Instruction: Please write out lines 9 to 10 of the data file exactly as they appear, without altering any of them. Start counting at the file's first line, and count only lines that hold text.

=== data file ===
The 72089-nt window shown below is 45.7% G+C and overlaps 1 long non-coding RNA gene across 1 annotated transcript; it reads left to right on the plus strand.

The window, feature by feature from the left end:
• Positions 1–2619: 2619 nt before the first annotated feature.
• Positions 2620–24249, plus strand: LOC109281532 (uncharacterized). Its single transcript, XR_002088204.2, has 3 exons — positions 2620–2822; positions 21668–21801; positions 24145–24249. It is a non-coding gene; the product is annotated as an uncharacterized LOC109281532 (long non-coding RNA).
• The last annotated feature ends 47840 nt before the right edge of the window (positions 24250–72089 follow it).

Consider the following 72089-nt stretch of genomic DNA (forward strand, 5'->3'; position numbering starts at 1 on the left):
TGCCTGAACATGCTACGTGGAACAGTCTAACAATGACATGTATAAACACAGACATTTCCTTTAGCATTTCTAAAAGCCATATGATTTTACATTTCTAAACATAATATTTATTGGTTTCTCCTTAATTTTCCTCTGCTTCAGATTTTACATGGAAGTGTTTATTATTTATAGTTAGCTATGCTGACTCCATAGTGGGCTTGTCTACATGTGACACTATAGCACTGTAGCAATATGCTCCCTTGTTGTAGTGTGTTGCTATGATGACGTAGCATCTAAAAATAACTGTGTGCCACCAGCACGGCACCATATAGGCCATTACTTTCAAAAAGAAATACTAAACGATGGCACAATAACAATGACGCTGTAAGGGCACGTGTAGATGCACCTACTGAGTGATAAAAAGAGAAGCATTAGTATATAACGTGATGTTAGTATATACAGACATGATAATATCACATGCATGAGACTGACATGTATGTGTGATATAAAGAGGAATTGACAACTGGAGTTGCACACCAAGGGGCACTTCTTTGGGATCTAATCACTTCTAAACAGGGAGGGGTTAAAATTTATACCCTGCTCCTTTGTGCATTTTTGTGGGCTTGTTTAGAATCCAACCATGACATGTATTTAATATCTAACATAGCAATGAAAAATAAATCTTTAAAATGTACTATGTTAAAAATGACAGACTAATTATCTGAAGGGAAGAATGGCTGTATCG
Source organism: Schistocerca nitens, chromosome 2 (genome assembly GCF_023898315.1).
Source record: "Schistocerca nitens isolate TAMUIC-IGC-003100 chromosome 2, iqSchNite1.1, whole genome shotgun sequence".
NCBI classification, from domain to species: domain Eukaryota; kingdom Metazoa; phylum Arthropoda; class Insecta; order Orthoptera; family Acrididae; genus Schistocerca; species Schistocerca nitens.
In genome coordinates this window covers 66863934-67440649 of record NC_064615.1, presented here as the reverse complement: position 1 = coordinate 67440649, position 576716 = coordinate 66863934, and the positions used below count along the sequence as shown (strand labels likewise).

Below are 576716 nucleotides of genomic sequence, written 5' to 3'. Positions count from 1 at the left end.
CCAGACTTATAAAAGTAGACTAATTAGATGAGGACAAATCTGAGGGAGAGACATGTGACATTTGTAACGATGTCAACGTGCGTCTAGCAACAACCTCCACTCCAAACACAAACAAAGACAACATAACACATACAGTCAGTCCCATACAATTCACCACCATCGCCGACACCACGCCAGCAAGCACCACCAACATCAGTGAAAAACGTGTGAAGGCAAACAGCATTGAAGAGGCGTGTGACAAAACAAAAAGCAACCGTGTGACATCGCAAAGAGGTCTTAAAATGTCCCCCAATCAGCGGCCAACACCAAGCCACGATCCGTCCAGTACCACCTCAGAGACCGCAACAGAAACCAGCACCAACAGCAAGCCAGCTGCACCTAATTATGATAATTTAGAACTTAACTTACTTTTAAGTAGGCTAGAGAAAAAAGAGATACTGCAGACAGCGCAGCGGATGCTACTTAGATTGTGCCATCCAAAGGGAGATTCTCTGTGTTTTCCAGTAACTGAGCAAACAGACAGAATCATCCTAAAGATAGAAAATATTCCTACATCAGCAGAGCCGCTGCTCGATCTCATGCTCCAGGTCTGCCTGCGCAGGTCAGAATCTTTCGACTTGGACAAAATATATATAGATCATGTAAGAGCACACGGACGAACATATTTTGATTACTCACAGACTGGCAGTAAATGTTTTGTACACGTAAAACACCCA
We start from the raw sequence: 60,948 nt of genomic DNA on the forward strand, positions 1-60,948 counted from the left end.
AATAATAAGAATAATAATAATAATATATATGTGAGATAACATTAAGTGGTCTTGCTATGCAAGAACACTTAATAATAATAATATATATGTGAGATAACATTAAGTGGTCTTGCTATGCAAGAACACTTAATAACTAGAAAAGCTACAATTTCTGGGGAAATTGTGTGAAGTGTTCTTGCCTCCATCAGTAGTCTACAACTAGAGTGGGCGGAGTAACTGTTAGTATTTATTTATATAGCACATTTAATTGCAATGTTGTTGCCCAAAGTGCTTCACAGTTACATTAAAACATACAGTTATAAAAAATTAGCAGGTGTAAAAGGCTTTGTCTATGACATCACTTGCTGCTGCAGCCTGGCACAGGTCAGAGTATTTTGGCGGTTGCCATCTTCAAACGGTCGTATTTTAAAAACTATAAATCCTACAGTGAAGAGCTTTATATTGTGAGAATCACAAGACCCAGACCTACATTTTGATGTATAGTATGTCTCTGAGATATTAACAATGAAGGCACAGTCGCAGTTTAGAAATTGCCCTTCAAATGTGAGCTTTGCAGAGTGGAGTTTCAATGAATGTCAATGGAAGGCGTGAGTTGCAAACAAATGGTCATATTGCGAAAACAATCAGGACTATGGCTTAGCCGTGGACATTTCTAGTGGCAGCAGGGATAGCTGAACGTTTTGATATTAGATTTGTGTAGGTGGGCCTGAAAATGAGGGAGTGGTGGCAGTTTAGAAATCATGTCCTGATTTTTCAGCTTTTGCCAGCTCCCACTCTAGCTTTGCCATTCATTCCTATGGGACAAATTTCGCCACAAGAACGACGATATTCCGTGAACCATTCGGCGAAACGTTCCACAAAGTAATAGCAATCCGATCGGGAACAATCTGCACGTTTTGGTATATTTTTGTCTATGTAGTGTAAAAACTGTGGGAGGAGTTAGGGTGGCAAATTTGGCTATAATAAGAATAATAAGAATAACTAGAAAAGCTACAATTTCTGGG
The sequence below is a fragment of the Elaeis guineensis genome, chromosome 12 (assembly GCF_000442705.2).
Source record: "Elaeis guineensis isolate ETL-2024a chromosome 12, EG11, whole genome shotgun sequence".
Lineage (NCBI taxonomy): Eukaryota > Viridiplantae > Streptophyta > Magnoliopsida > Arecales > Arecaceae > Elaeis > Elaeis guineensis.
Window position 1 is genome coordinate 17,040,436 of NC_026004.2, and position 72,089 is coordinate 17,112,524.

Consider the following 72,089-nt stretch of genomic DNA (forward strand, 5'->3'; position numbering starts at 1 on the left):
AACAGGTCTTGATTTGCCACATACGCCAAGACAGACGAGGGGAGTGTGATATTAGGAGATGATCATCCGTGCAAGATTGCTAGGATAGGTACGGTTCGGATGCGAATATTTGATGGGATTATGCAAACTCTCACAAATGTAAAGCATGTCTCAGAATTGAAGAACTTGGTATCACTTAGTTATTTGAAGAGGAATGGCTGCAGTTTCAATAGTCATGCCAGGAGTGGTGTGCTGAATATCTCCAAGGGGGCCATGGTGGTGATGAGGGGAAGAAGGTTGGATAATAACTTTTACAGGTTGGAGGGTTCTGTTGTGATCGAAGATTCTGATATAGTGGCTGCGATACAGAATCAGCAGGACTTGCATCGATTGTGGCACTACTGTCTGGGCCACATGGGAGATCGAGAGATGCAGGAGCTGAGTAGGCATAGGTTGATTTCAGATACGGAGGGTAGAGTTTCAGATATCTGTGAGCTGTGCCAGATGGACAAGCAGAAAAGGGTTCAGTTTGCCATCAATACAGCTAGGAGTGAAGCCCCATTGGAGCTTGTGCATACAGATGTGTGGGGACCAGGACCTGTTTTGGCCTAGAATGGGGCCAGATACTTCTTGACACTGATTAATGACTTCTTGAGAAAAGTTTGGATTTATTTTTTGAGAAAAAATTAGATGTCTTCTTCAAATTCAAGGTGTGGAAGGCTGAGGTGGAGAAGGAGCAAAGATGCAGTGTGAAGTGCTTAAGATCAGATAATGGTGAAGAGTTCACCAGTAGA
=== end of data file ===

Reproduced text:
Source record: "Schistocerca nitens isolate TAMUIC-IGC-003100 chromosome 2, iqSchNite1.1, whole genome shotgun sequence".
NCBI classification, from domain to species: domain Eukaryota; kingdom Metazoa; phylum Arthropoda; class Insecta; order Orthoptera; family Acrididae; genus Schistocerca; species Schistocerca nitens.